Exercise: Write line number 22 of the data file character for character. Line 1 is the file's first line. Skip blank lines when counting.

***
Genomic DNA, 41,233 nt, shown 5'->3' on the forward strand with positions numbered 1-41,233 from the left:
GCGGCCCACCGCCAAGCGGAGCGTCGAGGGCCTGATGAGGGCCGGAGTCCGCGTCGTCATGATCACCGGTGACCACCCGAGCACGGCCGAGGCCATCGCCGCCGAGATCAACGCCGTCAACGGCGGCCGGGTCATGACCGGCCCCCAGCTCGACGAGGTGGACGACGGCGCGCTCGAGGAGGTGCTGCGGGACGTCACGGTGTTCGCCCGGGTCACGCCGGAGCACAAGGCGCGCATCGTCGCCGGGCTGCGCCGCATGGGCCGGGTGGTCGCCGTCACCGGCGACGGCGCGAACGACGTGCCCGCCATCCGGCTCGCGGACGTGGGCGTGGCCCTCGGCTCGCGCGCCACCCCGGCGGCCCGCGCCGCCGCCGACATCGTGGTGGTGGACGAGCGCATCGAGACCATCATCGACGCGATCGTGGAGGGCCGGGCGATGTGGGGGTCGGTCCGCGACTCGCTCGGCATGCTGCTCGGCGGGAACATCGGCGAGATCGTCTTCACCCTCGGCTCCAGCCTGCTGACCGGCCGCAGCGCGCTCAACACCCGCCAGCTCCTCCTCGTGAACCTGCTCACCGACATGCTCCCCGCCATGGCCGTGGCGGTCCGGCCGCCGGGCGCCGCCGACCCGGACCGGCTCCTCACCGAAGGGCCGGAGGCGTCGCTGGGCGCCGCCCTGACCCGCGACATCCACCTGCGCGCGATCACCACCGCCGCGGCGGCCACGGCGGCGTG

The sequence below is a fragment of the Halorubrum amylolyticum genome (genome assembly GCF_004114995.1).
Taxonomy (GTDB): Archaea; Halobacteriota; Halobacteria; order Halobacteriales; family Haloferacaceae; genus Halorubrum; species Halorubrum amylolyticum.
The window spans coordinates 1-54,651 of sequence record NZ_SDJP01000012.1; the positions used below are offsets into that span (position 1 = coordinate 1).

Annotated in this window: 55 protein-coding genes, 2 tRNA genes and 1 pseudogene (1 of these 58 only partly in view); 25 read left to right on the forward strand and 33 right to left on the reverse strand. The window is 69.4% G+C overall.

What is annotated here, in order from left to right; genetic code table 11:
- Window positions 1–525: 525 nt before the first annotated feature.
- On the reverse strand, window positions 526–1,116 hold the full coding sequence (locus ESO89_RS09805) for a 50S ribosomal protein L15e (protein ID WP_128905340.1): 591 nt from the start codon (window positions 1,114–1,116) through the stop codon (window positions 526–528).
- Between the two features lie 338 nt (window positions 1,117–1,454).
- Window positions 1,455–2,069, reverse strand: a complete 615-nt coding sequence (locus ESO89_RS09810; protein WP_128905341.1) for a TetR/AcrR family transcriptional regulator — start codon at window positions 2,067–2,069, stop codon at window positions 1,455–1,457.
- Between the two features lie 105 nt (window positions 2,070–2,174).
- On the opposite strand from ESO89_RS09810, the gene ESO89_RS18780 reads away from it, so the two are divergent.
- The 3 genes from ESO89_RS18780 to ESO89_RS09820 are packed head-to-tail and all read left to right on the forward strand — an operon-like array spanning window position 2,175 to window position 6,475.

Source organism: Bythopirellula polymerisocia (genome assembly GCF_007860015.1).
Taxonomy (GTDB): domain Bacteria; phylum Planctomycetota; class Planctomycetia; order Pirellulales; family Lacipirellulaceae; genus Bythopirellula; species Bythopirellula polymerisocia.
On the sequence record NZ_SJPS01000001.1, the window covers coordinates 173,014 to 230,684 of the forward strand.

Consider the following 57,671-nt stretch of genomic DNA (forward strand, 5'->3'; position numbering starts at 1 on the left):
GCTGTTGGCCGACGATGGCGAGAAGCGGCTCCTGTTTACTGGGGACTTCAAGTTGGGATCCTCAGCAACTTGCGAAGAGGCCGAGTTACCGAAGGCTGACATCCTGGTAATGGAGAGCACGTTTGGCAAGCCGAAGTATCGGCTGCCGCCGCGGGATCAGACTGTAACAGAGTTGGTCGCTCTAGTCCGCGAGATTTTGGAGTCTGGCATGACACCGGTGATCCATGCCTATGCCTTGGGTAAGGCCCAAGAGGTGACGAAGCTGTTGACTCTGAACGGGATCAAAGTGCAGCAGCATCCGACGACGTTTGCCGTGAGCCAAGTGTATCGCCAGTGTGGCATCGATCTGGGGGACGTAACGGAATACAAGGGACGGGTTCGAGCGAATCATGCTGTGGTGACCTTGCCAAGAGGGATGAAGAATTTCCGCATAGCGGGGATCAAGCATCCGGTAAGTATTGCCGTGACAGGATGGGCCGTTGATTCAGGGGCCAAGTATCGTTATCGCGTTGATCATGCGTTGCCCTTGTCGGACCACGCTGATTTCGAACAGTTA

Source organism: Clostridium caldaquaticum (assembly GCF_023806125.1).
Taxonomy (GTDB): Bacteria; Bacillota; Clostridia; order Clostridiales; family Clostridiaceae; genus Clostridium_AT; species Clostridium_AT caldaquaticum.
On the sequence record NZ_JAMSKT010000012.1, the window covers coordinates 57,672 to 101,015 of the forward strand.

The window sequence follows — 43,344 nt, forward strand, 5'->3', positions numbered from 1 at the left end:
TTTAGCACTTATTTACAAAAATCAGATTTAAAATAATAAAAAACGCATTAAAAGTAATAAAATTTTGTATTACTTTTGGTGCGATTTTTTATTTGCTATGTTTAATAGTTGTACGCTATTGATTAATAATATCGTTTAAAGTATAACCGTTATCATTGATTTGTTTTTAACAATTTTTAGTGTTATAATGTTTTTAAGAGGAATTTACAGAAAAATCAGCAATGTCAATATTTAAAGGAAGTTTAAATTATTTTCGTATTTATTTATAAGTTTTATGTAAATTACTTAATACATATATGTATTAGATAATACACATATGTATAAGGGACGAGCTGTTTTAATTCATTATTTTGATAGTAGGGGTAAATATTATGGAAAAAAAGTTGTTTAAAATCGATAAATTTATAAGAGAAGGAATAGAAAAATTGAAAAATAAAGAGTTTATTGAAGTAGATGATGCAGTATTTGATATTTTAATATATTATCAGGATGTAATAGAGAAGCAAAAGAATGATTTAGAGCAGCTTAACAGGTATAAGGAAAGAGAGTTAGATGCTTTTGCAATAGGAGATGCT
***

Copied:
On the sequence record NZ_JAMSKT010000012.1, the window covers coordinates 57,672 to 101,015 of the forward strand.